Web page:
On Friday March 9, the Association of Bay Area Governments released the draft preferred land use scenario (PDF) for Plan Bay Area, the region’s Sustainable Communities Strategy. The draft plan, called the Jobs Housing Connection Scenario, is a great read – really!
ABAG contracted with some of the best experts around to include a thorough analysis of the Bay Area’s top industries and economic sectors as well as the demographic shifts in age and ethnic background the Bay Area can expect in the next 30 years. It’s a great primer for anyone who wants to understand our diverse and dynamic region.
It’s the economy, stupid!
Here’s my pick for the most interesting two sentences in the entire draft plan:
“According to Steve Levy, from the Center for Continuing Study of the California Economy, the region could capture another 110,000 jobs of the total national growth. However, the total job growth is constrained by our ability to produce housing …” (page 8).
Wow. A top economic expert says outright that the Bay Area is missing out on over ONE HUNDRED THOUSAND jobs because of our chronic inability to build enough homes people can afford in desirable neighborhoods.
If we learn only one thing from the whole Plan Bay Area process, it should be that building homes is an essential strategy to ensure a thriving economy and jobs base.
How much growth to expect
The good news: The draft plan does a good job of projecting likely future growth, while taking into account the current reality. It projects 1.1 million new jobs and 660,000 new homes by 2040. These projections take into account the recent economic downturn in two main ways. First, almost 300,000 of those “new” jobs are just making up for jobs lost since 2007. Second, the plan takes into account current housing vacancy rates (approximately 6.4%) and fills vacancies first before planning any new construction.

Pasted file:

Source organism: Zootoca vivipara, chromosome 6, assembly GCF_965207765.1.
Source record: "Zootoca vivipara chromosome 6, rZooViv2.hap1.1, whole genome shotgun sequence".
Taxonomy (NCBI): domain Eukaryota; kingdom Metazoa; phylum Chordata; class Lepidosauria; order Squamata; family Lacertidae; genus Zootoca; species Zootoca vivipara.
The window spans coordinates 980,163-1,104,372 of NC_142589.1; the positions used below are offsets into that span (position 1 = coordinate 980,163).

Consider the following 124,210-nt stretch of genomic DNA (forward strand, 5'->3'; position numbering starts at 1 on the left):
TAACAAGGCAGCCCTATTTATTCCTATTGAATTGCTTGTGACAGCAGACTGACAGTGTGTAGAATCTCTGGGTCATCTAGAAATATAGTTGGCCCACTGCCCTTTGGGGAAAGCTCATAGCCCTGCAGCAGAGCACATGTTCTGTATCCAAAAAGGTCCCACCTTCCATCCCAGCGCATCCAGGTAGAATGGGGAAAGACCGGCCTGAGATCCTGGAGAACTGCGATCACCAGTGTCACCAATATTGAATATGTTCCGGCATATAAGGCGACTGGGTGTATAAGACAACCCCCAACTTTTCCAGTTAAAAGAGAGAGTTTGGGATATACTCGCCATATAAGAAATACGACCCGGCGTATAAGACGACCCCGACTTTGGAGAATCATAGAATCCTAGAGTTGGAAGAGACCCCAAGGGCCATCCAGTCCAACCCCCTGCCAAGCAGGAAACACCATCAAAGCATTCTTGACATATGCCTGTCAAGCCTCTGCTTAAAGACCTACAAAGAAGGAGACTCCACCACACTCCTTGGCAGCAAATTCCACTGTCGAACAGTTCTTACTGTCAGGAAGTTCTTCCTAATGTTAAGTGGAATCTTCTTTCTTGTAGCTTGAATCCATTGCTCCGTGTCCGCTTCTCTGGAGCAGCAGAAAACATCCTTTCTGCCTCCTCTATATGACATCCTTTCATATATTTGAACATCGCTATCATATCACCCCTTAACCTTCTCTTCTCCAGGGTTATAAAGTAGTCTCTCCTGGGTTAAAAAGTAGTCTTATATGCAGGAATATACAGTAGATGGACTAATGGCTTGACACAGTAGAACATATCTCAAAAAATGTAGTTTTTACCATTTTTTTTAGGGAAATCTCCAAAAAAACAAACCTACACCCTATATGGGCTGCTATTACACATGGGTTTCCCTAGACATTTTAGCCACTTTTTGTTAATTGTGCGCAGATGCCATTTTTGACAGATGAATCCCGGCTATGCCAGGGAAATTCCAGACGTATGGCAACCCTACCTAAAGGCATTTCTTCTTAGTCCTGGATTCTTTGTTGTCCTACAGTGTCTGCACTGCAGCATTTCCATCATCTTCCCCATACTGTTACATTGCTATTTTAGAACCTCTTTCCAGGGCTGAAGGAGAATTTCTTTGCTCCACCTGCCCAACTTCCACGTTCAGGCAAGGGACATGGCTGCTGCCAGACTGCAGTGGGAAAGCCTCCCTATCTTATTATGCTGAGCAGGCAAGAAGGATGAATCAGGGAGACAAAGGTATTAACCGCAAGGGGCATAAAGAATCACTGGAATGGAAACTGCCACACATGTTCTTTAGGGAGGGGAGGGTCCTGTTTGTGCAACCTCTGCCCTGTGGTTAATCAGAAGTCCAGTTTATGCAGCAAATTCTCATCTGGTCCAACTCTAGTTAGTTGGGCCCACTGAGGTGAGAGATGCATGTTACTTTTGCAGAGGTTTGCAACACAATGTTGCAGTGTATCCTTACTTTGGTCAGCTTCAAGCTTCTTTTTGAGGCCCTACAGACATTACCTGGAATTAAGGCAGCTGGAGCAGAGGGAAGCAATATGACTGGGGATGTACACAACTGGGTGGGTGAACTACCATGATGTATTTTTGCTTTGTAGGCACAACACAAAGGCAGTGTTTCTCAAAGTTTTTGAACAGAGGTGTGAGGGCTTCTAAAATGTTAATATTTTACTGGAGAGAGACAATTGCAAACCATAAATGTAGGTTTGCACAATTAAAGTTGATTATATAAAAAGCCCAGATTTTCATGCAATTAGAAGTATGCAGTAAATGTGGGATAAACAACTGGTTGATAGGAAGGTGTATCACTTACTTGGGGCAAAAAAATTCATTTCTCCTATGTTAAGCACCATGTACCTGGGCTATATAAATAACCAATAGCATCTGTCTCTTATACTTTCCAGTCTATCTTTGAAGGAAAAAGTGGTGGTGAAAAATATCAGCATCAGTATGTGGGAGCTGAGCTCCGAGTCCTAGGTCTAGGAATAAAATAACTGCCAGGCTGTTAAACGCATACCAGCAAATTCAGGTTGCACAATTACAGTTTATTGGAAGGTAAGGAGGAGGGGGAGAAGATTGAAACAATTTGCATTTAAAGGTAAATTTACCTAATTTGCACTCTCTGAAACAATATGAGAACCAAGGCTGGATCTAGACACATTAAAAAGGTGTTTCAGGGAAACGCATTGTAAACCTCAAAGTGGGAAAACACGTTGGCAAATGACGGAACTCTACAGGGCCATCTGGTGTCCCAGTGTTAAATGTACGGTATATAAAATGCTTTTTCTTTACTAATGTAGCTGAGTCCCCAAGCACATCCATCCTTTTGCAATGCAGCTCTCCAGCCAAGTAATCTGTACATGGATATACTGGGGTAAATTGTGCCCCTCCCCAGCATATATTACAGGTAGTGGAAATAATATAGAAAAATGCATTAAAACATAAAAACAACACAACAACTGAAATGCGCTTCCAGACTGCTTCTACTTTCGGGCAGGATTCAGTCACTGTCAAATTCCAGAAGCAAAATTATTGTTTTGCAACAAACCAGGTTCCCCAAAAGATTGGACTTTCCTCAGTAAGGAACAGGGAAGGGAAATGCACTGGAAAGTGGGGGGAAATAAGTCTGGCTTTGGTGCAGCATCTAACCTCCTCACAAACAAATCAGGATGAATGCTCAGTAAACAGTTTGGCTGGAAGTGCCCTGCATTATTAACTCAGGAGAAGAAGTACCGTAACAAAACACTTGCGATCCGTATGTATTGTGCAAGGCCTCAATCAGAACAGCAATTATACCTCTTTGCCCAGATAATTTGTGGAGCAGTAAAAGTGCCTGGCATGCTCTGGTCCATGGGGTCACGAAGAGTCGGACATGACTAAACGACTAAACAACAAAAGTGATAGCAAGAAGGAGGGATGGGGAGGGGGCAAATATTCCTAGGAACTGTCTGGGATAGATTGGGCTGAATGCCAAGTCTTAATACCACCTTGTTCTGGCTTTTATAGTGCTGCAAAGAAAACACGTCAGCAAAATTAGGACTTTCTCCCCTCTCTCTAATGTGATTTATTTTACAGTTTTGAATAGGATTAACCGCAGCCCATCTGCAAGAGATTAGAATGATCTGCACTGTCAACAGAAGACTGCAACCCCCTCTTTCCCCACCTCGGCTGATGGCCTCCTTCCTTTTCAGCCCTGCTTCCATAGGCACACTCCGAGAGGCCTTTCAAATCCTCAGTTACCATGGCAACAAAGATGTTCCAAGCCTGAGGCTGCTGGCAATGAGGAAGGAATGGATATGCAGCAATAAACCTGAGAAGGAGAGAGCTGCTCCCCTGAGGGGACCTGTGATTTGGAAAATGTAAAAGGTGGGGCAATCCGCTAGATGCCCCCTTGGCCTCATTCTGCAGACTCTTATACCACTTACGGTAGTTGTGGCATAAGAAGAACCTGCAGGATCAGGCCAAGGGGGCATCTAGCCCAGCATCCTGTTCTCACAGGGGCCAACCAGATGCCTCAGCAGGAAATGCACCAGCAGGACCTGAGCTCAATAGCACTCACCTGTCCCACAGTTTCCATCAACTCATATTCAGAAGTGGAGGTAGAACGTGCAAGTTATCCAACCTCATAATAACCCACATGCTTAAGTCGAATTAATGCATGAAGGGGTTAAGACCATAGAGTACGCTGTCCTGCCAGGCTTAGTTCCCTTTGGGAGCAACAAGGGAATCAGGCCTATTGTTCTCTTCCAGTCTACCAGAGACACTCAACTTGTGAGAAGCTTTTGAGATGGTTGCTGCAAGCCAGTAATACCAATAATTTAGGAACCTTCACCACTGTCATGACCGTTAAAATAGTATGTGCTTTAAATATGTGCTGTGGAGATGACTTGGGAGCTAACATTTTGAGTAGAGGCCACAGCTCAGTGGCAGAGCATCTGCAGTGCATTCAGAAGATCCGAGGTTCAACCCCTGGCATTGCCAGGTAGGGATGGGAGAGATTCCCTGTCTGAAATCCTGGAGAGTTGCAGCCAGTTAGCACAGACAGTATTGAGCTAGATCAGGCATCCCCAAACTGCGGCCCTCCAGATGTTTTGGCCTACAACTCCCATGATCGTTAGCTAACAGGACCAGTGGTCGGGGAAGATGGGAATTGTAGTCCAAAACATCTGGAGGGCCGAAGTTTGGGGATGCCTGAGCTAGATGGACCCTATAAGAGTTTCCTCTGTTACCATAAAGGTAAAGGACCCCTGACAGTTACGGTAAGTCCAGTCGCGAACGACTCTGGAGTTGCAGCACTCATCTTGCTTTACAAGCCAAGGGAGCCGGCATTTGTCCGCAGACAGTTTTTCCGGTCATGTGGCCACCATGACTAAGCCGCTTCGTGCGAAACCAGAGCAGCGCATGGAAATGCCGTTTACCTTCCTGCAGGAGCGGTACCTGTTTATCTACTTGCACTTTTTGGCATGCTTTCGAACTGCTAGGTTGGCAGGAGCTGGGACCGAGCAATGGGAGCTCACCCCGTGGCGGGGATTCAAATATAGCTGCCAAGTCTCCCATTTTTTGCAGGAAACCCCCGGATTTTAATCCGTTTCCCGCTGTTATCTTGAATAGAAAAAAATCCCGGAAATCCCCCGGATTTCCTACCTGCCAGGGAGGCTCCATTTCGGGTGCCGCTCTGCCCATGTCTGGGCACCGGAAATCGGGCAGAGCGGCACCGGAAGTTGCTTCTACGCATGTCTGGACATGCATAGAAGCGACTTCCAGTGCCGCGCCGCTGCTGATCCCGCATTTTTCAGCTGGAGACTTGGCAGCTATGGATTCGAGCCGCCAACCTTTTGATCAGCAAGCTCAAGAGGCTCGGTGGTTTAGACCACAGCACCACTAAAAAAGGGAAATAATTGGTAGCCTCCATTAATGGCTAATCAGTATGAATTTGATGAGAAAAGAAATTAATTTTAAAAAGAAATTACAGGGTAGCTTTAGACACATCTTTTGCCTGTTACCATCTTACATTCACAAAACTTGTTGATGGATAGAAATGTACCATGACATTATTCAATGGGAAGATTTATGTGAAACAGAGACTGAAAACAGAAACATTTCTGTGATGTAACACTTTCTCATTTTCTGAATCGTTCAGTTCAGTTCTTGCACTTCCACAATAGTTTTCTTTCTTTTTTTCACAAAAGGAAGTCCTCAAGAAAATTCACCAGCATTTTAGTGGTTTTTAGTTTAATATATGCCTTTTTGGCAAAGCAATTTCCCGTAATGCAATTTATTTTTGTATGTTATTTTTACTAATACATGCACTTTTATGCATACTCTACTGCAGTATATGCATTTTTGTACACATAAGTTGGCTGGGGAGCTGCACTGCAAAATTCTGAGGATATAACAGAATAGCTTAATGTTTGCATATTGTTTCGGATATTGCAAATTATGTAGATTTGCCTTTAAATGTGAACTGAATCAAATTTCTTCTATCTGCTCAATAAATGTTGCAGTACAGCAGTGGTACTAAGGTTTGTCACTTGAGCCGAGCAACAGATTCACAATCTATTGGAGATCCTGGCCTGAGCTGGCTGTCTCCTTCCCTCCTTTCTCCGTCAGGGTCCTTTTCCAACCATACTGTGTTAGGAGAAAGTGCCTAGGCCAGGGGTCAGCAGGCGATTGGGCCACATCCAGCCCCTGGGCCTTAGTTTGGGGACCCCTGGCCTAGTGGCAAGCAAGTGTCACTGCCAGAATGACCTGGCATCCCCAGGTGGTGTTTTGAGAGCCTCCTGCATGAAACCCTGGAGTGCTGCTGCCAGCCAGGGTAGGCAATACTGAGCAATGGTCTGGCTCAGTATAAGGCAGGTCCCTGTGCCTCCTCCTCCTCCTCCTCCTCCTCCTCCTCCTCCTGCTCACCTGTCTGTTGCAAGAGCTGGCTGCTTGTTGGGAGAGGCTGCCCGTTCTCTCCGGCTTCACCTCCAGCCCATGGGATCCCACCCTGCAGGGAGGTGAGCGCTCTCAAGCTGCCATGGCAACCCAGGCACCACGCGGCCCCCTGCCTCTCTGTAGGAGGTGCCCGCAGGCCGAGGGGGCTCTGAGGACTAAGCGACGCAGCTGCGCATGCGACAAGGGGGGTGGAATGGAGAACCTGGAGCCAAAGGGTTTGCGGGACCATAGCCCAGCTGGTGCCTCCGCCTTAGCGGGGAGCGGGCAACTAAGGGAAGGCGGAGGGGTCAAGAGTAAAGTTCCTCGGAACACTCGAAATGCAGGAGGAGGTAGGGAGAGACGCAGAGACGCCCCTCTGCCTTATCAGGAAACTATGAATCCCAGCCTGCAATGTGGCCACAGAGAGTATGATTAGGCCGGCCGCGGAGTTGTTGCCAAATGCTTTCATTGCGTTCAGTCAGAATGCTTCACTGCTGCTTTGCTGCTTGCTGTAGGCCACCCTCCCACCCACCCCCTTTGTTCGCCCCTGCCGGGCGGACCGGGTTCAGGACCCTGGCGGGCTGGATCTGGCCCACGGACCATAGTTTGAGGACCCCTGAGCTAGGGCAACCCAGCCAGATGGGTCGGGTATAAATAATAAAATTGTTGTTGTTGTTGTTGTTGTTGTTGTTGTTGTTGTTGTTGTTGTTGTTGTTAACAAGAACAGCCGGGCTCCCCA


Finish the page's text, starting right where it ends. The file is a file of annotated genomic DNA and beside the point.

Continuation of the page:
The bad news: The region will still have an overall housing shortfall going forward – and all the negative impacts that entails for the economy, environment, and social equity. We’ll still see the same level of in-commuting from other regions. Tens of thousands of workers driving long distances from neighboring counties each day are a prime cause of the Bay Area’s trouble meeting its greenhouse gas emission targets. In addition, the plan does not address the perennial problem of over-crowding, caused by an extreme shortfall of homes affordable to families at the lowest income levels.
Where new development will go
The good news: The plan does an excellent job of focusing growth. Over 2/3 of new development (74% of homes and 67% of jobs) occurs in Priority Development Areas – places in existing cities and towns near frequent transit where local governments are planning for more growth.
The bad news: The plan doesn’t maximize potential for development near transit. While it’s mostly right on, there are a few places that have significant transit resources and jobs that could accommodate more homes – particularly affordable homes. For example, Walnut Creek, with its BART station and healthy employment sector, adds homes at a slow rate of just 7% by 2040. Compare that to neighboring cities along the same BART line, most of whom grow by 2 to 5 times that much.
What’s still unclear: It’s impossible to tell from the draft document what the impacts of growth are on the Bay Area’s open spaces. The only maps included are of the Priority Development Areas; there’s no map of where the remaining 1/3 of growth will go. Some of the growth numbers for unincorporated county land are cause for unease – the plan shows almost 5,000 new homes in unincorporated San Mateo County, for example. But without a map, it’s hard to know how much of that development is truly sprawl.
ABAG will take feedback on the draft preferred scenario over the next few months and release another version in May. The May version will also incorporate a draft transportation network – we’ll see a first version of the draft transportation preferred scenario in April.